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Goat Kids Love to Play

Welcome Back!

You know that baby goats are called kids. Do you know why human children are called kids?

Because you like to run and play just like goat kids!




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We have new babies on the farm! They aren’t ducklings. These babies were a surprise!


There were 11 turkey chicks that hatched.

The mama hen turkey hid her nest under the truck.
We had no idea she was there!
We thought a dog or other animal had eaten her.

 I moved them all into the barn so they would be safe in the stall. Turkey chicks aren’t very smart. They wander around everywhere. They don’t know how to follow their mama hen around so she can keep them safe and warm.
Quin and Xander love to hold chicks!

This chick looks like he’s yelling!
Xander was really gentle, there’s no need for the little chick to worry.

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Here’s an interesting egg! One of our chickens laid an egg with no shell.



If you soak an egg in vinegar you can take the shell off the egg so it looks the same as Quin’s egg.

See how squishy it is?

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Here is my egg count for this week:

  • On Friday April 21 I collected 12 brown eggs, 9 green eggs, and 2 duck eggs.
  • On Saturday April 22 I collected 4 brown eggs, 7 green eggs, and no duck eggs.
  • On Sunday April 23 I collected 9 brown eggs, 6 green eggs, and no duck eggs.
  • On Monday April 24 I collected 7 brown eggs, 4 green eggs, and no duck eggs.
  • On Tuesday April 25 I collected 9 brown eggs, 5 green eggs, and no duck eggs.
  • On Wednesday April 26 I collected 8 brown eggs, 5 green eggs, and no duck eggs.
  • On Thursday April 27 I collected 7 brown eggs, 4 green eggs, and no duck eggs.



I think the ducks are done laying eggs.

Here is the way I keep track of how many eggs I collect each day.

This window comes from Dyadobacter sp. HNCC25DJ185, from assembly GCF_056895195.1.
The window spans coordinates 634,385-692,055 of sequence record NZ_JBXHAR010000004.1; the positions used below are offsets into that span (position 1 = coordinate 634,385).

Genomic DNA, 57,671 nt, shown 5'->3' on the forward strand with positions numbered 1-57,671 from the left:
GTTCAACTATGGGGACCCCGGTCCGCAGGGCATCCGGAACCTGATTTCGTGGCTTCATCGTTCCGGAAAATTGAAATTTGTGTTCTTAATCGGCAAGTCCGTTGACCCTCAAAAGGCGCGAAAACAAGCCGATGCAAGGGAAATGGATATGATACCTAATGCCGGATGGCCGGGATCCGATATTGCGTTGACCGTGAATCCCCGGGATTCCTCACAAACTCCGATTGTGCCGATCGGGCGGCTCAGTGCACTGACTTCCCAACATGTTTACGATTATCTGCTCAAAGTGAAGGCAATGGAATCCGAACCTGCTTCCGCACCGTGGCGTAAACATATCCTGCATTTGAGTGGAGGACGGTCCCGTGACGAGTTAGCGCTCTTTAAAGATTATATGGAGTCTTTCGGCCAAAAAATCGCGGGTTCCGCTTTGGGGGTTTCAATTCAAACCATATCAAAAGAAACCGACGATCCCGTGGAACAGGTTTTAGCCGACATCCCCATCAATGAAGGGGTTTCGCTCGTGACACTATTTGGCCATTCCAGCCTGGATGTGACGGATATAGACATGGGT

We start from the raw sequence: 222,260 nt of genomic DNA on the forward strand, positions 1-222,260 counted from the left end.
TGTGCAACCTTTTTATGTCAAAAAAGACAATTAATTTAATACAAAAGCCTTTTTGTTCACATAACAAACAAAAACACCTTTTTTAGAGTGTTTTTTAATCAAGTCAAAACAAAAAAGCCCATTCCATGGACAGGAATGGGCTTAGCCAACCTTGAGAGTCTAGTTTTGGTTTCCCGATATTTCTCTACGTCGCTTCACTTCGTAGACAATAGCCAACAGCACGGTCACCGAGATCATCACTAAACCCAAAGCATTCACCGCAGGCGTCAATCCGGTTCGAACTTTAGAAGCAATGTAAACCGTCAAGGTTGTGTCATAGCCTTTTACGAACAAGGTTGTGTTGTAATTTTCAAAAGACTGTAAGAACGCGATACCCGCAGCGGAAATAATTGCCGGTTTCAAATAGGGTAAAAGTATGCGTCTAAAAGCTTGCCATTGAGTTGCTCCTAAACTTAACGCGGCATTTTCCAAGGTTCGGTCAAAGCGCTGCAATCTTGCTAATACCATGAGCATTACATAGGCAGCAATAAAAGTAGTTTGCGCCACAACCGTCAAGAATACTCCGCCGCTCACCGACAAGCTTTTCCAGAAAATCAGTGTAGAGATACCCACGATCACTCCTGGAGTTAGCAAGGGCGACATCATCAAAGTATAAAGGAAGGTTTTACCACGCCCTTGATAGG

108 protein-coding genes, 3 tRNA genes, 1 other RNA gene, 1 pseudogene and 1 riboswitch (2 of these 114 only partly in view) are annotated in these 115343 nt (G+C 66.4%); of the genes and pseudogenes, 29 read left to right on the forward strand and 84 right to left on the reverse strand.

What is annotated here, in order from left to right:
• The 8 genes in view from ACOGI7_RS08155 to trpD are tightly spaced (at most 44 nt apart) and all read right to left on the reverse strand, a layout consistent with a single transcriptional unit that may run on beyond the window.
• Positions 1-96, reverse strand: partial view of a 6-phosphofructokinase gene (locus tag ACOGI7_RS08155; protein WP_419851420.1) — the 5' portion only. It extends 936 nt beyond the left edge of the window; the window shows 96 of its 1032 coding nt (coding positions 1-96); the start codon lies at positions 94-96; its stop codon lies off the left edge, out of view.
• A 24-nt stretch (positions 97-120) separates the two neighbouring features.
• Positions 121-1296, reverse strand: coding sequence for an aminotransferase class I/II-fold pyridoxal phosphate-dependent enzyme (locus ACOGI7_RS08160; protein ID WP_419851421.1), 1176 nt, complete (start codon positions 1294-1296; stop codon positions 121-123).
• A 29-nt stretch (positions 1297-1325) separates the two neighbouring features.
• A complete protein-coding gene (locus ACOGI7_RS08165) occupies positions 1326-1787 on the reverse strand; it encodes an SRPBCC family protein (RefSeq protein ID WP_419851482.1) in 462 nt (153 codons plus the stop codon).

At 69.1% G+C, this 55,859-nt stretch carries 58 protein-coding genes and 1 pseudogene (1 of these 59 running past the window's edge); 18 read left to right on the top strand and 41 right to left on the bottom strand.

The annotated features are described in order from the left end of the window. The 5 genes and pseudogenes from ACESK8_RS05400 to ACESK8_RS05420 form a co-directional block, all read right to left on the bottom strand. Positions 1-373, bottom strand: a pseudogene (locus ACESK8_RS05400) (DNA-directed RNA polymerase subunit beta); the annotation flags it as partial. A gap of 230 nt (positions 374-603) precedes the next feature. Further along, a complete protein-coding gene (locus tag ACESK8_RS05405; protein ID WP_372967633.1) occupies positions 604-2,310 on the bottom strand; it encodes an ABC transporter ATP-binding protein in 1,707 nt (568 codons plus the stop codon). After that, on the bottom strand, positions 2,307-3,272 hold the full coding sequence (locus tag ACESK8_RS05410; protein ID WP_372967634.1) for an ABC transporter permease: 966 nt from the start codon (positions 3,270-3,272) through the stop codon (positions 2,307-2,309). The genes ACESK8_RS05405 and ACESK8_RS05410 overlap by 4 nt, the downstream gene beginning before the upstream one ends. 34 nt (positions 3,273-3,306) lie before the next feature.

Some years I collect for more weeks. Here’s a link to a few years ago.

How many dozen chicken eggs did I collect over 2 weeks? I’ll post the answer below.
Here’s my graph, does it look different from yours?
The answer to my question about how many dozen chicken eggs I collected is:
17 1/2 dozen eggs.
It’s important for us to keep track of how many eggs the chickens lay, and how much food they eat so we can see how much it costs us for eggs.
A bag of chicken feed is about $20 depending on where we buy it, and if it’s on sale.
$20 รท by 17 1/2 dozen eggs = $1.14 per dozen.
We don’t get many eggs in the winter, and we have to feed the chickens more. We get a lot of eggs in the summer and hardly have to feed the chickens much because they love to eat bugs and grass. We think it all evens out over the year. This year our eggs cost us about $1.14 a dozen.
Sometimes eggs in the store cost more, sometimes they cost less. Chicken farmers have to count things like their cost for electricity, repairs on the barn and coops, equipment like feeders and waterers, cost of new chicks and raising them, how much they have to pay workers, and how much they pay for feed and water. They also have to pay for egg cartons, and to truck their eggs to the store. They have more costs to count than I do.
Math is really important for farmers. We have a lot of costs to keep track of, we need to know how much it costs us to have all these animals! 
We need to know how much to feed them, and what to feed them. 
We need to be able to figure out how much milk a baby goat needs if we bottle feed them. (If we feed them too much then they die! If we don’t feed them enough they die!)
I hope you are working hard on your math, too. I don’t know any adults that don’t use math. 
I’ll answer lots of questions next Friday! 
Have a great week!

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